Run the Jewels happened to land on the right tectonic plate in the earthquake, which doesn’t mean they didn’t earn it. Rap fans already liked Killer Mike and El-P plenty; both were longtime bigger-label castoffs (Columbia and Rawkus, respectively) who found their own paths preaching to a jaded, slightly older version of the hip-hop faithful. But in 2011, Cartoon Network executive Jason DeMarco introduced them, launching a string of collaborations (a tour, El-P producing Mike’s 2012 critical success R.A.P. Music) that culminated in this duo, which by some distance is the biggest thing either rapper has ever done. Nothing about 2013’s Run the Jewels was unexpected: the two dudes doing what they already did best reached every one of their collective fans. But its 2014 sequel was like an airplane in outer space, feeling almost out of place in its runaway success.
For one thing, after El-P severed ties with Company Flow and Cannibal Ox, and Killer Mike survived his estrangement from Big Boi, neither dude particularly seemed like someone who’d want to give up solo fame. But they inadvertently tapped into something people really missed. Can you even think of a really notable rap group in the last 10 years? Odd Future, yes, who flamed out into solo factions rather quickly, and okay, Rae Sremmurd and Migos. But that’s a far cry from the 20 years before, when line-trading crews were almost as common as solo venturers. More specifically, though, groups often seem like launchpads for individual careers, and these two already had plenty of semi-fame.
So what Run the Jewels epitomize is the desire for togetherness, bros against the bullshit world that’s become about 45 times worse since their last record, which was plenty mad as it was, or even since Killer Mike was an official spokesperson for Bernie Sanders, which feels like eons ago.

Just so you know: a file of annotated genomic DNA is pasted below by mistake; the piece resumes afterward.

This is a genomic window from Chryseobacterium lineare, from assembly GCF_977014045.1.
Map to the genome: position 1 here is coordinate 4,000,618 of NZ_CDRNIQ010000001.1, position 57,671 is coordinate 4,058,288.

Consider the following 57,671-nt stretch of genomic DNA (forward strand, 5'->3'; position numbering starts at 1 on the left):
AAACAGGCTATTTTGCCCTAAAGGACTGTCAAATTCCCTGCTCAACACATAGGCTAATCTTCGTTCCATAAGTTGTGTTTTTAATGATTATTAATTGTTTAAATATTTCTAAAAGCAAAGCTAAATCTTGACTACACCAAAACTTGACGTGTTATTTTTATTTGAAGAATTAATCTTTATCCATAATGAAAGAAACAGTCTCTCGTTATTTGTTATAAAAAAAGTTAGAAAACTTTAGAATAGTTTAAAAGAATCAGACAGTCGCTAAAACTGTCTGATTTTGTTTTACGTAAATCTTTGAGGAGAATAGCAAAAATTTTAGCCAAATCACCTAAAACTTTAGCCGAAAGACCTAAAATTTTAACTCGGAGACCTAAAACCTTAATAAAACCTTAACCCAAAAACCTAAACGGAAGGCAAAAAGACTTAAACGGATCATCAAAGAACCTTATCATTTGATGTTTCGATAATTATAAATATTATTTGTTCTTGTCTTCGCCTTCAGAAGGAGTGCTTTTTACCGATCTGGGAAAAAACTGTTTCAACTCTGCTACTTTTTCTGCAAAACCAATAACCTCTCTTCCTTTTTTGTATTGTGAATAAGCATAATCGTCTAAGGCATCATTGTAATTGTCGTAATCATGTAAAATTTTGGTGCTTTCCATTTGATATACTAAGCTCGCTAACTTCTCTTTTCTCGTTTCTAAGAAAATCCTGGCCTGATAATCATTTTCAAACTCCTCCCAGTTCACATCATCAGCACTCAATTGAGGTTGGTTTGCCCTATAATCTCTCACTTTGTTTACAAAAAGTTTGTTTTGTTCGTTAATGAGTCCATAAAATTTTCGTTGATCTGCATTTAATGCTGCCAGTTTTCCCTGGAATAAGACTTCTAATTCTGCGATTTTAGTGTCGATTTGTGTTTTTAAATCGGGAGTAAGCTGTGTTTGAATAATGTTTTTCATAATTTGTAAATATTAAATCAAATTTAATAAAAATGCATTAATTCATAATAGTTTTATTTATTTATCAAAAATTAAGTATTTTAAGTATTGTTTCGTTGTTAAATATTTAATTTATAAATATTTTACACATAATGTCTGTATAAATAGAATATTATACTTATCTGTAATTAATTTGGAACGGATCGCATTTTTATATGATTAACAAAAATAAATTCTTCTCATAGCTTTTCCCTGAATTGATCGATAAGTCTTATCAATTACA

The other subcultural shift that RTJ have weathered or possibly even started is that Run the Jewels 2 felt like the reemergence of the Regular Rap Album. As mentioned earlier, their debut hit Regular Rap Album fans. But Run the Jewels 2 hit everyone. It was many publications’ album of the year (#2 here at CoS), it turned the duo into festival mainstays, and it got their logo onto comic book covers, the group into Colbert skits. In a word, these guys went mainstream, and they changed nothing about themselves to do so. It didn’t even have a signature song. Run the Jewels 2 was simply a moment of mass recognition that two long-respected artists had no reason to not go up an echelon on the A-list. It’s on this last point that their new album hinges.
The reason critics were able to elevate two long-liked guys was partly because they simply had the time to notice. Regardless of the album’s quality, note the that it was released in late October, not long before music critics’ staff ballots were due, much like how D’Angelo’s Black Messiah dropped on December 15th, which gave participants in the Pazz & Jop Critics’ Poll about two weeks to mass-vote it to the top spot (RTJ came in second place). In other words, 2014 had less critical consensus than almost any year in recent memory, opening the floodgates for the right guys at the right time, which also means that they narrowly avoided much in the way of thinkpieces about lyrics like “You can all run naked backwards through a field of dicks.”
This is not to dismiss Run the Jewels 2, a very good album with explosive, playful performances and a good middle finger on the pulse of the national mood, but to properly establish what their new album is up against. Because we have had To Pimp a Butterfly, We got it from Here… Thank You 4 Your service, Summertime ’06, Atrocity Exhibition, and even Coloring Book just to name a handful of the most radical rap successes in the interim that have changed the genre’s sound, business model, or both. Compared to their successors, these guys are almost conservative, which isn’t a bad thing. So after two years, Run the Jewels 3 takes on a classic punk paradox about how to maintain success when success was never the aim, by sidestepping it altogether: it’s more of the same.